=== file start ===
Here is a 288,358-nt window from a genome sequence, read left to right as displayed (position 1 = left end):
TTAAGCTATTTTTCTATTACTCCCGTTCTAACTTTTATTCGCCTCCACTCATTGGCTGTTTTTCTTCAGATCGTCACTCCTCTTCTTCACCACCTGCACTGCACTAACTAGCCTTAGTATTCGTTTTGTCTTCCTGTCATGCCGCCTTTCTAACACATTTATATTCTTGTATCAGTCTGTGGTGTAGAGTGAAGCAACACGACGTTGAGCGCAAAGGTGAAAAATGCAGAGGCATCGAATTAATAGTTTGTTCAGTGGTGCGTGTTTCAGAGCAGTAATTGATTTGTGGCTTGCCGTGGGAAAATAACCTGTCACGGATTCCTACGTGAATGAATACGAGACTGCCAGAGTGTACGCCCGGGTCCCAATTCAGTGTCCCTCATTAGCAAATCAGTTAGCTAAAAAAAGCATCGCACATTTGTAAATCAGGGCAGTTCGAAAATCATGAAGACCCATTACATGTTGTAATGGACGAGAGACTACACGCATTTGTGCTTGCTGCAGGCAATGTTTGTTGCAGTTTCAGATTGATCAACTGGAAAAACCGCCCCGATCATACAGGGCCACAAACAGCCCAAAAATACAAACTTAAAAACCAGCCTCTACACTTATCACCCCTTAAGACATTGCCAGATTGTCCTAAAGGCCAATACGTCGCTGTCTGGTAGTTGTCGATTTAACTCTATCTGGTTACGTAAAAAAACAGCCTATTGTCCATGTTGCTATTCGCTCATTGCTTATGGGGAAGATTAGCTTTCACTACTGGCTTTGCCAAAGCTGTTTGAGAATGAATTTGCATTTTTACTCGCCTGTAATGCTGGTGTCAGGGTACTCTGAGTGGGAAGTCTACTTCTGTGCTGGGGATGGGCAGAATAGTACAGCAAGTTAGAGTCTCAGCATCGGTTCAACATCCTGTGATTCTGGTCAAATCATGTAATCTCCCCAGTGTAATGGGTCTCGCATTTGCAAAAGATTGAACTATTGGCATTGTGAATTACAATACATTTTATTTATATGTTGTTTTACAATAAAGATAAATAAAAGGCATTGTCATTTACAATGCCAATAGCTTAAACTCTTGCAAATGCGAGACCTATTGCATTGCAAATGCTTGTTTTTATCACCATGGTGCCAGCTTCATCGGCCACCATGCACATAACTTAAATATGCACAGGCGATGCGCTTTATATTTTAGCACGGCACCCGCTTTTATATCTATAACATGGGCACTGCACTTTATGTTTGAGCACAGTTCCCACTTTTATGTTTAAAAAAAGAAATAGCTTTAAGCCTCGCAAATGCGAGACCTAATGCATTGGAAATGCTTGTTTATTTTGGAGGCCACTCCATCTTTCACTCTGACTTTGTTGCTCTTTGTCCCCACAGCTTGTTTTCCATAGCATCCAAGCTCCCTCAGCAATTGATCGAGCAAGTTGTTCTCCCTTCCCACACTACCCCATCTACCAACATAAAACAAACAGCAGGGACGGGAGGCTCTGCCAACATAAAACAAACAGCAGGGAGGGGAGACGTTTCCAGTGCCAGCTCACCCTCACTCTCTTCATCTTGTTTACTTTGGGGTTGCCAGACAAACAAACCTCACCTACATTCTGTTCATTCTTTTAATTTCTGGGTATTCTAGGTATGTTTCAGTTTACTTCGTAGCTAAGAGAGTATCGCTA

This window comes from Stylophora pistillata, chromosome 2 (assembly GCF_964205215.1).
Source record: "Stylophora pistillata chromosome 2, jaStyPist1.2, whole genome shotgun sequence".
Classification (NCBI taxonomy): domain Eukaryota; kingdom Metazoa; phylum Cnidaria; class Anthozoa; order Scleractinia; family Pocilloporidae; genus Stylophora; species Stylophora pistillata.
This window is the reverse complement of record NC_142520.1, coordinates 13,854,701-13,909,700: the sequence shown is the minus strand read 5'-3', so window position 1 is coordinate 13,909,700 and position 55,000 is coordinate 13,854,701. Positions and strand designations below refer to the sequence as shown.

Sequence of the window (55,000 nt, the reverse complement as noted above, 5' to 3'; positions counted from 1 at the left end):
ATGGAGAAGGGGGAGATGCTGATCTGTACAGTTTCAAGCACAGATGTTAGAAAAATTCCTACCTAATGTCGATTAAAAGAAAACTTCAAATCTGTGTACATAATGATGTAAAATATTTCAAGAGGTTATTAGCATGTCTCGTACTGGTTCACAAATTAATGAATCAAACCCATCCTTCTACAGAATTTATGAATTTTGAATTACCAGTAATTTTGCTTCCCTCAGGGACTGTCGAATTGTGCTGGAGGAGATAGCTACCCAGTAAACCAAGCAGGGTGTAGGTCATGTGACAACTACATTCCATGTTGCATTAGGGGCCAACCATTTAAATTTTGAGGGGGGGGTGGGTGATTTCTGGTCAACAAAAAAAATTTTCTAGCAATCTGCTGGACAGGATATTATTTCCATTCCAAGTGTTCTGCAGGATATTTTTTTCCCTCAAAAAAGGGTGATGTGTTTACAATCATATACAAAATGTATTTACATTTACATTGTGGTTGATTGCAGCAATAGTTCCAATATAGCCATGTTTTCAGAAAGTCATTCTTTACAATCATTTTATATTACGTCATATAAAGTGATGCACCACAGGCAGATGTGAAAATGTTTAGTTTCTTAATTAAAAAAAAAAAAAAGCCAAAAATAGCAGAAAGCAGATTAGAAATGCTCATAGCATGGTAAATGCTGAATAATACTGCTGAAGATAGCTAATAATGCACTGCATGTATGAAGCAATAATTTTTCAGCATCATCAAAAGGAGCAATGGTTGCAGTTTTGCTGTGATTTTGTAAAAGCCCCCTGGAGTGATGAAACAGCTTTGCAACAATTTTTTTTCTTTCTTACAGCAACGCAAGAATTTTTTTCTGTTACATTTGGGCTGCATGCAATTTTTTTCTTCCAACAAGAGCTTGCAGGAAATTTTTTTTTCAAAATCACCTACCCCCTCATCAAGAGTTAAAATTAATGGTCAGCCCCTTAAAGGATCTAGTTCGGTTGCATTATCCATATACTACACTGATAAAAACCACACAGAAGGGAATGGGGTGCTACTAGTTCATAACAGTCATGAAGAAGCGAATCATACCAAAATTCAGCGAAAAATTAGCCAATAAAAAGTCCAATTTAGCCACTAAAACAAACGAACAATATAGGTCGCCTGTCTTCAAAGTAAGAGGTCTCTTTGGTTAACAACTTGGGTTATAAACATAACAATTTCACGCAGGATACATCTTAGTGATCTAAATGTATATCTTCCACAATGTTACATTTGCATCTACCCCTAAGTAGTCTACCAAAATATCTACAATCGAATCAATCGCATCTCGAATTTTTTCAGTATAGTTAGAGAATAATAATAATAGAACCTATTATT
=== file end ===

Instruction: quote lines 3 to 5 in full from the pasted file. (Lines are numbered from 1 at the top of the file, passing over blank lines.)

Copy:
This window comes from Stylophora pistillata, chromosome 2 (assembly GCF_964205215.1).
Source record: "Stylophora pistillata chromosome 2, jaStyPist1.2, whole genome shotgun sequence".
Classification (NCBI taxonomy): domain Eukaryota; kingdom Metazoa; phylum Cnidaria; class Anthozoa; order Scleractinia; family Pocilloporidae; genus Stylophora; species Stylophora pistillata.